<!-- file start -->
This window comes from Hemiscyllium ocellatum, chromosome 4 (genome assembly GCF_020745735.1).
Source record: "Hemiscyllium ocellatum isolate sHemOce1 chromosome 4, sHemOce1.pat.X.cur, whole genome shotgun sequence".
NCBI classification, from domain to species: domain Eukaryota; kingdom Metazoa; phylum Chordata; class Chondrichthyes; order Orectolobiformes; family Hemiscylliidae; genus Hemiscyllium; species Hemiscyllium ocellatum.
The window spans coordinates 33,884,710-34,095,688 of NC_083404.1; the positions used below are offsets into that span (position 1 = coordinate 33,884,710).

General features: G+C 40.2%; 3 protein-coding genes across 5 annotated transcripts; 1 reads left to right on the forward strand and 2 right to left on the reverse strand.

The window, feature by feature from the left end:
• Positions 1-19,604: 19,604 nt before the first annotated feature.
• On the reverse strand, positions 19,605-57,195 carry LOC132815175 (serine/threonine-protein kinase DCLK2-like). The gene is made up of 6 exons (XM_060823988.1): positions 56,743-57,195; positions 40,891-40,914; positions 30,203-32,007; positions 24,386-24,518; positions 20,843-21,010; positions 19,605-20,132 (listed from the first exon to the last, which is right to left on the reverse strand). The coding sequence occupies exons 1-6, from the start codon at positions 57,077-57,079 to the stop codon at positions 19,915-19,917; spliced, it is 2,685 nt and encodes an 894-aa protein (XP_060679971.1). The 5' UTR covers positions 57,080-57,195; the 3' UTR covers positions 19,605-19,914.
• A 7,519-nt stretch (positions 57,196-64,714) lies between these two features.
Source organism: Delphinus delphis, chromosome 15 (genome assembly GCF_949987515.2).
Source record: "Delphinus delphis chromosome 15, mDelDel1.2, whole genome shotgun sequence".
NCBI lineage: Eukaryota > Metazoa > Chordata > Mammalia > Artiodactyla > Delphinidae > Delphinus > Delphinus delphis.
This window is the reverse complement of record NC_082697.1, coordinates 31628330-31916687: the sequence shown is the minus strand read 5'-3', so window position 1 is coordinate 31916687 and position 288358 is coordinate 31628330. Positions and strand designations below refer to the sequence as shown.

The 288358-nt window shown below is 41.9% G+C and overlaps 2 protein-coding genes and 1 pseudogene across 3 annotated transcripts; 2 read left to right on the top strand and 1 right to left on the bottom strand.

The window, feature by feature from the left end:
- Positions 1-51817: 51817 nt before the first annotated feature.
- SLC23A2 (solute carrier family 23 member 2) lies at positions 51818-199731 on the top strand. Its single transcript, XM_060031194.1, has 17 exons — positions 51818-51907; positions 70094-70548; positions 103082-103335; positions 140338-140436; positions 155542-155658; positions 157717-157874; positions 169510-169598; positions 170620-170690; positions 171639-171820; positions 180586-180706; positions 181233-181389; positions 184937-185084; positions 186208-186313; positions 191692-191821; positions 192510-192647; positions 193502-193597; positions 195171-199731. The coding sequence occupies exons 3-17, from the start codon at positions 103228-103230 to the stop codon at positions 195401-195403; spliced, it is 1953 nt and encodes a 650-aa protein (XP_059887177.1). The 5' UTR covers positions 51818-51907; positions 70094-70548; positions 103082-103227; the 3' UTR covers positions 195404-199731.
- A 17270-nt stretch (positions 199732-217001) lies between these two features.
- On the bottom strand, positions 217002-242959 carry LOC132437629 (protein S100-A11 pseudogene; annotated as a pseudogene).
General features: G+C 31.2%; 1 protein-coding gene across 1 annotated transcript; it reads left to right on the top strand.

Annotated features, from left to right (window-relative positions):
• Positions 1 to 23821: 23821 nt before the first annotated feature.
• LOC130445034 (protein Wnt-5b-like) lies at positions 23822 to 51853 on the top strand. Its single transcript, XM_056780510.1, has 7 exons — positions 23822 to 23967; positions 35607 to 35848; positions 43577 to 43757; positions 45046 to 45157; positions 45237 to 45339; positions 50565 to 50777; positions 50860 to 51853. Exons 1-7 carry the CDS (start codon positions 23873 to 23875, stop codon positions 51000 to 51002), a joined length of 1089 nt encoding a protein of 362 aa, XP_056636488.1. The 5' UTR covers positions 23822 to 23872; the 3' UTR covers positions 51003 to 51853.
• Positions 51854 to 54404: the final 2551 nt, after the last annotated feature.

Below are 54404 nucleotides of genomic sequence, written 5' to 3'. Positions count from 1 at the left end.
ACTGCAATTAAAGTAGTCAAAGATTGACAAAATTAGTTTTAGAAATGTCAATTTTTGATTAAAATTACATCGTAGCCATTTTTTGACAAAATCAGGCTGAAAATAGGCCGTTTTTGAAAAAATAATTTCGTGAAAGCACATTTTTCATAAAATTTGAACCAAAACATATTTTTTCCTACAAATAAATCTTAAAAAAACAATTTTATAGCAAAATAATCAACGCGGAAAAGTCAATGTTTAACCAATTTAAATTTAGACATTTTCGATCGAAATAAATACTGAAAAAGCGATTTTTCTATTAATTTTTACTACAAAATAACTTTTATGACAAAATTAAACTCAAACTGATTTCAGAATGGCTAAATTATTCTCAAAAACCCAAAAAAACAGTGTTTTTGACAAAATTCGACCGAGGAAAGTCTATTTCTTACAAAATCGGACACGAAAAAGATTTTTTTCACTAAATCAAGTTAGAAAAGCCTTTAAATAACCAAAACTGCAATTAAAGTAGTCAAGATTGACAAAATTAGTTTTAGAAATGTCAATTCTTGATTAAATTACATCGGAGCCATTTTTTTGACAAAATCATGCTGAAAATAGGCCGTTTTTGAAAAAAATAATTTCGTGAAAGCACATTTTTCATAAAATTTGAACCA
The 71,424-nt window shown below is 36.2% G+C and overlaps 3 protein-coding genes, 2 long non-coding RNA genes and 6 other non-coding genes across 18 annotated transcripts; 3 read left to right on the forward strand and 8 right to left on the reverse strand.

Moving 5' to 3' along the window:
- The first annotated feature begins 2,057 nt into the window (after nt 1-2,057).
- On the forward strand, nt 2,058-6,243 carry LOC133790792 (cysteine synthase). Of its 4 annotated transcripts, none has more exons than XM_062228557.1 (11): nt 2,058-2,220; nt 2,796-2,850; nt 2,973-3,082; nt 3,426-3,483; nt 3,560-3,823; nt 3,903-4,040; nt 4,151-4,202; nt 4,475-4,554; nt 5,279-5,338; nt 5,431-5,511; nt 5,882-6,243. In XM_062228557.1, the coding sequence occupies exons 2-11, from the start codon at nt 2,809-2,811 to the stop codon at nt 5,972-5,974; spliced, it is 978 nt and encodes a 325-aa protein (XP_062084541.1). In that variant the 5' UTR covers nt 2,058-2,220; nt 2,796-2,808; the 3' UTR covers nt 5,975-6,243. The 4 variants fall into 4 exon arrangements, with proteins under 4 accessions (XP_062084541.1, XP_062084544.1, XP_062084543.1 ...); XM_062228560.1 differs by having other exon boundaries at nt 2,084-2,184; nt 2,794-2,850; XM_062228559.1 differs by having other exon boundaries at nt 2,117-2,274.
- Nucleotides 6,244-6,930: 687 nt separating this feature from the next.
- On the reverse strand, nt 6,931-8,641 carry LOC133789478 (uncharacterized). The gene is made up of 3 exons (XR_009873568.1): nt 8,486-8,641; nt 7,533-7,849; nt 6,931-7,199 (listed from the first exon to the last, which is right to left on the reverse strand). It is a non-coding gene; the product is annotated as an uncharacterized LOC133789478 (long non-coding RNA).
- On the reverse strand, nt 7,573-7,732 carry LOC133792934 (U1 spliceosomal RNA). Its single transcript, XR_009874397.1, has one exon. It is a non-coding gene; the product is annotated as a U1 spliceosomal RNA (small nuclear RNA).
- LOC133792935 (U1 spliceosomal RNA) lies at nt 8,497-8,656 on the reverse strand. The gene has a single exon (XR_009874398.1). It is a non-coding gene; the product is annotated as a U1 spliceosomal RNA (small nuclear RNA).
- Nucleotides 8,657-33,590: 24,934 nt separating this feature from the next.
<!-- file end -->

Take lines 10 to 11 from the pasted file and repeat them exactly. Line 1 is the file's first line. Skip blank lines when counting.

Source organism: Delphinus delphis, chromosome 15 (genome assembly GCF_949987515.2).
Source record: "Delphinus delphis chromosome 15, mDelDel1.2, whole genome shotgun sequence".